Risk assessment of isoflavones in food supplements: a graphical approach to qualitative synthesis

ID: 

142

Session: 

Poster session 3

Date: 

Tuesday 25 October 2016 - 10:30 to 11:00

Location: 

All authors in correct order:

Smeraldi C1, Gundert-Remy U2, Pirow R3, Aiassa E4, Barizzone F5, Roncancio Pena C1
1 Food Ingredients and Packaging Unit, European Food Safety Authority (EFSA), Parma, Italy
2 Panel on Food Additives and Nutrient Sources added to Food, European Food Safety Authority (EFSA), Parma, Italy
3 Department Chemicals and Product Safety, Federal Institute for Risk Assessment, Berlin, Germany
4 Assessment and Methodological Support Unit, European Food Safety Authority (EFSA), Parma, Italy
5 Assessment and Methodological Support Unit, European Food Safety Authority (EFSA), Parma, Italy
Presenting author and contact person

Presenting author:

Camilla Smeraldi

Contact person:

Abstract text
Background and objectives: In 2015 the Panel on Food Additives and Nutrient Sources added to Food (ANS Panel) of the European Safety Authority (EFSA) completed an assessment on the potential harmful effect of isoflavones from soy, red clover and kudzu root contained in food supplements targeted at peri- and post-menopausal women on the three target organs: mammary gland, uterus and thyroid.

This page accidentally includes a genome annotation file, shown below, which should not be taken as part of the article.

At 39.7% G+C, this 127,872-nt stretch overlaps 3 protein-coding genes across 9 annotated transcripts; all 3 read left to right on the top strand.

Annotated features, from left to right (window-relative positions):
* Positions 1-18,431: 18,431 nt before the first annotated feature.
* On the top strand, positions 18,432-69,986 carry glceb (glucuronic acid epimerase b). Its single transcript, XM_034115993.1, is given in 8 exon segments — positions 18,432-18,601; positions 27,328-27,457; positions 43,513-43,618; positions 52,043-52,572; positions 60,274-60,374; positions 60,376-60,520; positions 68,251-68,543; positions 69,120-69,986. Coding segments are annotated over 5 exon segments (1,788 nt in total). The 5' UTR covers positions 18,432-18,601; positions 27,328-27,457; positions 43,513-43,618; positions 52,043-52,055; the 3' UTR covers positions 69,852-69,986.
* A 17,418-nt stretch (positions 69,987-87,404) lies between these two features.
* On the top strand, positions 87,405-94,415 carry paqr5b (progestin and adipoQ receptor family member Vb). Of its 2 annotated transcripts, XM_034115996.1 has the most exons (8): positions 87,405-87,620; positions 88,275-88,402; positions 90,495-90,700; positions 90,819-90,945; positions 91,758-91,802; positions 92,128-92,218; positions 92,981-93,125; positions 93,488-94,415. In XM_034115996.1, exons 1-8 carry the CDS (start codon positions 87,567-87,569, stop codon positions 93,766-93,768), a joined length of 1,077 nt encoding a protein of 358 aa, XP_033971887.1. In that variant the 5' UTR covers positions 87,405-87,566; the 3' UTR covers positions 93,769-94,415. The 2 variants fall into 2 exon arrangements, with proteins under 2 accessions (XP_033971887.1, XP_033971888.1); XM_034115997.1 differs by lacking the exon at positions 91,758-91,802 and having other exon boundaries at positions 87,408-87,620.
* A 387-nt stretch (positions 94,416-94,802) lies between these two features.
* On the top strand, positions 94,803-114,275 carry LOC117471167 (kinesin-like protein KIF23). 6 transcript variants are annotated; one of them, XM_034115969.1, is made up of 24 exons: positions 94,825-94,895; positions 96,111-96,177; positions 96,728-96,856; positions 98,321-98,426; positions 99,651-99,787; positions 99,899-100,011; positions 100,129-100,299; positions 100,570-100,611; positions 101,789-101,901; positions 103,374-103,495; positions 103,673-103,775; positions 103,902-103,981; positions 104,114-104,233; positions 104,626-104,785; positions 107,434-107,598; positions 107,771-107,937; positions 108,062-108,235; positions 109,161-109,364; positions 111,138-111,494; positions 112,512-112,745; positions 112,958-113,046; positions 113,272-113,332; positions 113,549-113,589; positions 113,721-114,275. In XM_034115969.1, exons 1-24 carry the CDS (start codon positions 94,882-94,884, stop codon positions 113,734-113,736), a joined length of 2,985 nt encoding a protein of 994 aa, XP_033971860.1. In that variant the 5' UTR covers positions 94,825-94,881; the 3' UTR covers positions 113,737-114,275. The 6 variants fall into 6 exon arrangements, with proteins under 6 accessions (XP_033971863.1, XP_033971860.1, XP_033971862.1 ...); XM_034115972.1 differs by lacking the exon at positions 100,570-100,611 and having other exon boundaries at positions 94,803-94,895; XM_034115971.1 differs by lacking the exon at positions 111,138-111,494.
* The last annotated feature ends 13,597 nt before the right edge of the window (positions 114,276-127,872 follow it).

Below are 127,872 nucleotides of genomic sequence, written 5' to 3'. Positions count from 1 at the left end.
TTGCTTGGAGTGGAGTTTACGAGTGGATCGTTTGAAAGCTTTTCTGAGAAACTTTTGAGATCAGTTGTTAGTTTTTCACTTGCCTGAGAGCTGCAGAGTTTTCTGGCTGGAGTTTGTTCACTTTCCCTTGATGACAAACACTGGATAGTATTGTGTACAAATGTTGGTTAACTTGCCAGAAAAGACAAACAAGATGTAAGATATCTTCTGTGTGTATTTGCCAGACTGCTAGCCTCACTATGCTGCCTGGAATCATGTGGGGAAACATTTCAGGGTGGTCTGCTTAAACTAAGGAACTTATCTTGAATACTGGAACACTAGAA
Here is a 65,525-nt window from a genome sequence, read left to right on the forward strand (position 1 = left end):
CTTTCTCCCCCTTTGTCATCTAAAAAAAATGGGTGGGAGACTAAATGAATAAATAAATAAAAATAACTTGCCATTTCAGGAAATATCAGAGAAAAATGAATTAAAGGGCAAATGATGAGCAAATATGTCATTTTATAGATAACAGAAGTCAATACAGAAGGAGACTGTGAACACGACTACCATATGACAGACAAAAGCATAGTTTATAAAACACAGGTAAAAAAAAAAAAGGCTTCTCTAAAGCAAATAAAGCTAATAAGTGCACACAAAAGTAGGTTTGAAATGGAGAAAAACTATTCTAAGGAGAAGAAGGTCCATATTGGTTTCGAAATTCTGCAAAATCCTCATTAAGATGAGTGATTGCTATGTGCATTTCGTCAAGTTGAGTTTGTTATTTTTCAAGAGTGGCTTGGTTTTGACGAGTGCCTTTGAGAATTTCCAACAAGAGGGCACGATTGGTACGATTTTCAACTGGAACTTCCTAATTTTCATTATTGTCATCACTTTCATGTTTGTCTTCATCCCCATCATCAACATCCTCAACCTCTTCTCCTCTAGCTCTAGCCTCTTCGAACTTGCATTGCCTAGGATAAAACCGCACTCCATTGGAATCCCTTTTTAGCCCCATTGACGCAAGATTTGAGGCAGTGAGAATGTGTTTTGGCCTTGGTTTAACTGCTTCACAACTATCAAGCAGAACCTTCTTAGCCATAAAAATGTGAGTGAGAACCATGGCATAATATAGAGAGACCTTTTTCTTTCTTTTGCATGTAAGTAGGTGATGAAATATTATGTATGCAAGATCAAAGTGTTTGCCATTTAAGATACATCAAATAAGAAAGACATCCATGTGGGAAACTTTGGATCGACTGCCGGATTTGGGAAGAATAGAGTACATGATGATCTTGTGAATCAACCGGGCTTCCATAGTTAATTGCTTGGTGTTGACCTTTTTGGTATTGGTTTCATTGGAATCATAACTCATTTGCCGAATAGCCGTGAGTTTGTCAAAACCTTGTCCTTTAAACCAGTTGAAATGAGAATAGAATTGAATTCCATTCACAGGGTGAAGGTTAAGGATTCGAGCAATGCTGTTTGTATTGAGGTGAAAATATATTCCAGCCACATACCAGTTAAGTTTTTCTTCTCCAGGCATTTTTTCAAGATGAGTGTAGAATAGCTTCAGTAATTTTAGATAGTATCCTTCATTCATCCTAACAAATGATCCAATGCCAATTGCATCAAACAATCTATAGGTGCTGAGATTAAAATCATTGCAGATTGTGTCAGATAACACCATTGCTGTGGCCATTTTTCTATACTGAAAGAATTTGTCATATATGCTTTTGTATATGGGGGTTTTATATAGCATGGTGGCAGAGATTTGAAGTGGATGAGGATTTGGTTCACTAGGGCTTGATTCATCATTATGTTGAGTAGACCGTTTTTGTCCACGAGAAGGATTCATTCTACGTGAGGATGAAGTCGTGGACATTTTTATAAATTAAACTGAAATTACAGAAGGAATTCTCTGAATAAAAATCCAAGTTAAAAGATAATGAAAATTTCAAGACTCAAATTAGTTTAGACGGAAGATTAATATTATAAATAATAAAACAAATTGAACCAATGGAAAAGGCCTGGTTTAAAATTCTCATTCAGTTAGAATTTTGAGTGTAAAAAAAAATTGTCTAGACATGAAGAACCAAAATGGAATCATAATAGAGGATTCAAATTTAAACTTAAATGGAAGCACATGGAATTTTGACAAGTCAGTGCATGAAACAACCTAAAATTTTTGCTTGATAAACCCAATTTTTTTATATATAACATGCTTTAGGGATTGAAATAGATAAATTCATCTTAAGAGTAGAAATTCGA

Methods: A systematic-review of the evidence, including both human and animal studies, was performed. Owing to the large heterogeneity of the data a formal meta-analysis was considered not to be feasible. In many of the animal studies included in our review, other endpoints were measured for their primary objectives (e.g. bone mineral density, cognitive function, behavioural patterns, etc) and effects on uterine weight were only recorded as an ancillary measure, in many cases simply to verify the oestrogenic property of the preparations tested. The systematic collection of data on this specific endpoint within our review allowed us to generate a dataset that could be transferred into a graphical representation of the results from 42 different studies. The studies were grouped according to the type of isoflavones tested and then sorted for their duration.

Results: The graphical representation of this evidence synthesis is presented in Figure 1. A statistically significant increase in uterine weight versus ovariectomised (OVX) control group of animals was represented as a full orange dot, the size of the dot being proportionate to the relative effect on the uterine weight compared with the control group within the same study. The bars on the left side of the figure represent the duration of each study (in days).

Conclusions: This graphical representation can be an effective way for synthesing evidence from a large number of animal studies reporting on the same endpoints at comparable doses. In interpreting dose-response relationships however, caution should be exercised, since in some cases default values had to be applied to convert all the doses as originally reported in the publications to mg/kg bodyweight/day of isoflavones.

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